Wednesday, April 21, 2021

Gloriously different floral stencils from 2 designers

Rosette stencil? You bet. Designed by Jennifer Evans 

 A Lemurian garden ATC stencil? Of course. Designed by Linda Edkins Wyatt.

Tutorials? Gladly provided for you by Jennifer and Linda.

Here's Jennifer to introduce her stencils:

Abstract Rosette Stencil, M329, 4" x 4"

Jennifer Evans adores flowers so her Abstract Nature set could not be without a stand-alone the Abstract Rosette Stencil. Perfect for when you want a loose flower or to tuck this mini stencil into your traveling art supplies. 

She how she paints wet on wet watercolor:

Inspired by her own Mid Century Modern Rocks and Leaves Stencil, Jennifer’s new Abstract Natural Sun Stencil was built off shapes you might find in a landscape, the sun, rocks, leaves, and linear elements.

Abstract Natural Sun Stencil, S870, 6" x6"

The Abstract Botanical Grid Stencil was designed by Jennifer Evans for versatility. The series of shapes and lines of the four quadrants may be stenciled, one with a flower, the rest with landscape textures, or you may choose to use the entire design in your art.

“Landscapes to me have a lot of horizontal and vertical lines so I wanted to give you lots of options to use within the same stencil,” Jennifer says.

Abstract Botanical Grid Stencil, S869, 6" x 6"

There are four strips in the Abstract Grid Stencil designed by Jennifer Evans. Each strip is wonderful for mixed media stenciling or you may choose a grouping of elements. The large triangular area is perfect for layering another stencil in your large art on canvas.

Abstract Grid Stencil, L850, 9" x 12"


Paint the Nature Triad

Additional Supplies:
  • Substrate of Choice (I used 9”x12” Watercolor Paper, 140 lb. Cold Press)
  • Acrylic Paint
  • Plastic Card or Angled Palette Knife
  • Water-Soluble Pencils (Jennifer used Derwent InkTense)
  • Water-Soluble Pastels (Jennifer used Caran d’Ache Neocolor II Aquarelles)
  1. Tone your substrate with the background color of choice. For the dark background, I used Golden Fluid Acrylic Payne’s Gray.
  2. Begin stenciling areas of the grid. For the bottom 2/3rds, I used part of the 9”x12” Abstract Grid stencil. For the top 1/3, I used the bottom left quadrant of the 6”x6” Abstract Botanical Grid, the 4”x4” Abstract Rosette, and a portion of the right side of the 6”x6” Abstract Natural Sun. I used a combination of paints including white, warm gray, and light blue to frame the details of each stencil.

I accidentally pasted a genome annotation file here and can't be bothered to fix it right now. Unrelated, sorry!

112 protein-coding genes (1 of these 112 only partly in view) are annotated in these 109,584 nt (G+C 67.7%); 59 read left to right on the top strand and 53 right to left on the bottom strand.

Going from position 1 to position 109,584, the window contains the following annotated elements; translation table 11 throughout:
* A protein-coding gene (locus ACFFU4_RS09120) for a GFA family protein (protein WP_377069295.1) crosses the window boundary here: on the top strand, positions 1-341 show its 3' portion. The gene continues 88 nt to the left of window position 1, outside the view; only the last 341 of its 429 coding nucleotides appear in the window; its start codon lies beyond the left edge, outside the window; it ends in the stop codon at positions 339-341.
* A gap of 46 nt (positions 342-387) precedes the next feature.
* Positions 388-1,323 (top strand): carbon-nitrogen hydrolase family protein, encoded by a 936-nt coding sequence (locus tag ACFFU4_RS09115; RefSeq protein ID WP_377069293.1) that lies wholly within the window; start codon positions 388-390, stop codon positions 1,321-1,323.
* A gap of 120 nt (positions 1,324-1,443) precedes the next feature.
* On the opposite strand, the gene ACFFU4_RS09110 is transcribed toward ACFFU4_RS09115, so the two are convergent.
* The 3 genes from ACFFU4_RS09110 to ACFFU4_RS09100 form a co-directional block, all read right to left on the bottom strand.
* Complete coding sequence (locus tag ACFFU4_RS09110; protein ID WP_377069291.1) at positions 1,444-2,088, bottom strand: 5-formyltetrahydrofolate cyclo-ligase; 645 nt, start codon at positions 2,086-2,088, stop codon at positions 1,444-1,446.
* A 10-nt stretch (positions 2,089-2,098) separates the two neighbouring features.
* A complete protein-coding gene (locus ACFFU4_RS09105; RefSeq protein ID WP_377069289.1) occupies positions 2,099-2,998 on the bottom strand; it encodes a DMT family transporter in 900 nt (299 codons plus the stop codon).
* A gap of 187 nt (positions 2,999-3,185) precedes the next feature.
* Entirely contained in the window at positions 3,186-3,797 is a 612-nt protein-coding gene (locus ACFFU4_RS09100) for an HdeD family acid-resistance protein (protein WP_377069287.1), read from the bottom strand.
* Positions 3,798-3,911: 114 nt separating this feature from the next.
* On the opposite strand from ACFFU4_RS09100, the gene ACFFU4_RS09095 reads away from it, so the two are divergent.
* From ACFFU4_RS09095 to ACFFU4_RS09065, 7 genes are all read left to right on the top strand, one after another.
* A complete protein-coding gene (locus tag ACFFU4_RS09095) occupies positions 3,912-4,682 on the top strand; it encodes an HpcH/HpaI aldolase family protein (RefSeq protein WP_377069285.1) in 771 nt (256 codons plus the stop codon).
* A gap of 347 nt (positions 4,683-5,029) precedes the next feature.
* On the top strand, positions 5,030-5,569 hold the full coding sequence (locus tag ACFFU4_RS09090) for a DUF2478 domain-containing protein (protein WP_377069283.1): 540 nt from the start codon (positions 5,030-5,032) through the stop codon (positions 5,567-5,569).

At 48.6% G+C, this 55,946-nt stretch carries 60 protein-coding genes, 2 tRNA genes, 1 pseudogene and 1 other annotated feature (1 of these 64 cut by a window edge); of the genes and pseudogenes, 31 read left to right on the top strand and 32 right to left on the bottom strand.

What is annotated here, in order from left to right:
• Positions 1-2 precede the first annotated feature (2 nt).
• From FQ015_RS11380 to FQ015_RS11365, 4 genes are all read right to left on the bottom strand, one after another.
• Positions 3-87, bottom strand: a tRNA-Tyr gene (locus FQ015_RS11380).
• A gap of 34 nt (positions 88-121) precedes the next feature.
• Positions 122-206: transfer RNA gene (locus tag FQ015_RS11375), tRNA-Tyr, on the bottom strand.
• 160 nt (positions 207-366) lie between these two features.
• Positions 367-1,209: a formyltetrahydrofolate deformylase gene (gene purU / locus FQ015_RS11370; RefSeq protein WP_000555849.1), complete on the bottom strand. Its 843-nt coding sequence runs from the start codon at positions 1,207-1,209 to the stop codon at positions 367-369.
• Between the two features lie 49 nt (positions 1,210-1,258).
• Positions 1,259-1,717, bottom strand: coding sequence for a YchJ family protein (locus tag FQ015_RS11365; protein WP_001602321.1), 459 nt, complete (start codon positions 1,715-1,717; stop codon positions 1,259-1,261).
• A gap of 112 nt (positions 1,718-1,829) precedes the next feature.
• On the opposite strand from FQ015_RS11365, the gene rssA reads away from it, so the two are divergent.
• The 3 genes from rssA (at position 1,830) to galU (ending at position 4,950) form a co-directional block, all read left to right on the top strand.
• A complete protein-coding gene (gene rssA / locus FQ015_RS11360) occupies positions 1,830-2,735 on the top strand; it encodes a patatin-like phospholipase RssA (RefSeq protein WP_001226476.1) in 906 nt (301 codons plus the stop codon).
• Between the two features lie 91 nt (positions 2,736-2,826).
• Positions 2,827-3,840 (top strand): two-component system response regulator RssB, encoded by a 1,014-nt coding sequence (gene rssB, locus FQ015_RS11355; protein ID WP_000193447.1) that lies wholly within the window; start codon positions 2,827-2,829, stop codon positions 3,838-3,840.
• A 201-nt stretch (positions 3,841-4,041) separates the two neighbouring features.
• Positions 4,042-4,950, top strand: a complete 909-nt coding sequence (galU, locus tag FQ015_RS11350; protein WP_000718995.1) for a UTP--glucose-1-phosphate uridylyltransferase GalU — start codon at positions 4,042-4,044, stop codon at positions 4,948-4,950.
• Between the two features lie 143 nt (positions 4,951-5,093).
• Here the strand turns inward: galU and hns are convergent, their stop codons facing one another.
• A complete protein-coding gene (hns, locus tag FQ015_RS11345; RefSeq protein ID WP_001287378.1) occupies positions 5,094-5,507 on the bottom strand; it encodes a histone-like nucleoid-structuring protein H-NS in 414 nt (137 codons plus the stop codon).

3. Add marks by scribbling and coloring with colored pencils and pastels. Introduce greens, blues, purples, and browns by imagining what each vignette would represent in nature. Scrape paint over some areas using a plastic card or palette knife. Don’t worry about whether you’re covering up some of the stenciling. Just have fun and layer color.
  4. Allow drying time.
  5. To gain definition in any areas of your grid, reposition stencils one at a time and trace openings with a pencil. In some areas, block in color with a topcoat of stenciling to bring back any solid shapes. Use a brush to paint in colorful accents.
  6. Trim excess paper. My finished size is 9” wide by 10” high.

Blooming Violet Stencil, M332, 4" x 4"

This sweet Blooming Violet Stencil was developed by Linda Edkins Wyatt from a doodle, reminiscent of the wild violets that grew wild in her childhood yard; seeing them was one of Linda’s first joys of spring.

Blooming Violet is lovely for use with watercolor, in delicate shades of lavender and purple, but it also looks great in all shades of the rainbow.

Lemurian Leaves Stencil, S875, 6" x 6"

"I constantly doodle, and most often, the doodles are leaf shapes," Linda says. "I realized as I was using my first stencil collection, Lemurian Garden, that I lacked small leaves, so I gathered my doodles and created an assortment of leaves to fill the need. The Lemurian Leaves Stencil works with the florals in my new ATC Mix-Up, as well as the Lemurian Garden designs, but they also stand on their own. 

"With a pastel palette, they say Spring and Summer, but with deep greens and red accent, or done in blues with gold and silver, I can also visualize them used for holiday d├ęcor and greeting cards."

Linda has been making and trading ATCs for about 15 years, so creating the ATC Mixup was a natural idea.

The designs for her ATC Mixup Stencil sprang from her fabric designs, silkscreens, and hand-carved blocks; she also adapted some of her Lemurian Garden designs to ATC size. Each of the 9 bold or small and subtle motif stands on its own yet combines nicely with each other as well as any in her Lemurian Garden stencil collection. 

Use these designs for fabrics, wrapping paper, home decor, greeting cards, and art quilts. They would be right at home on an art journal page or, of course, as ATCs.

ATC Mixup Stencil - Wyatt, L852, 9" x 12"

Linda combined her new stencils on paper and created this cute book:

Discover all of the latest stencils at

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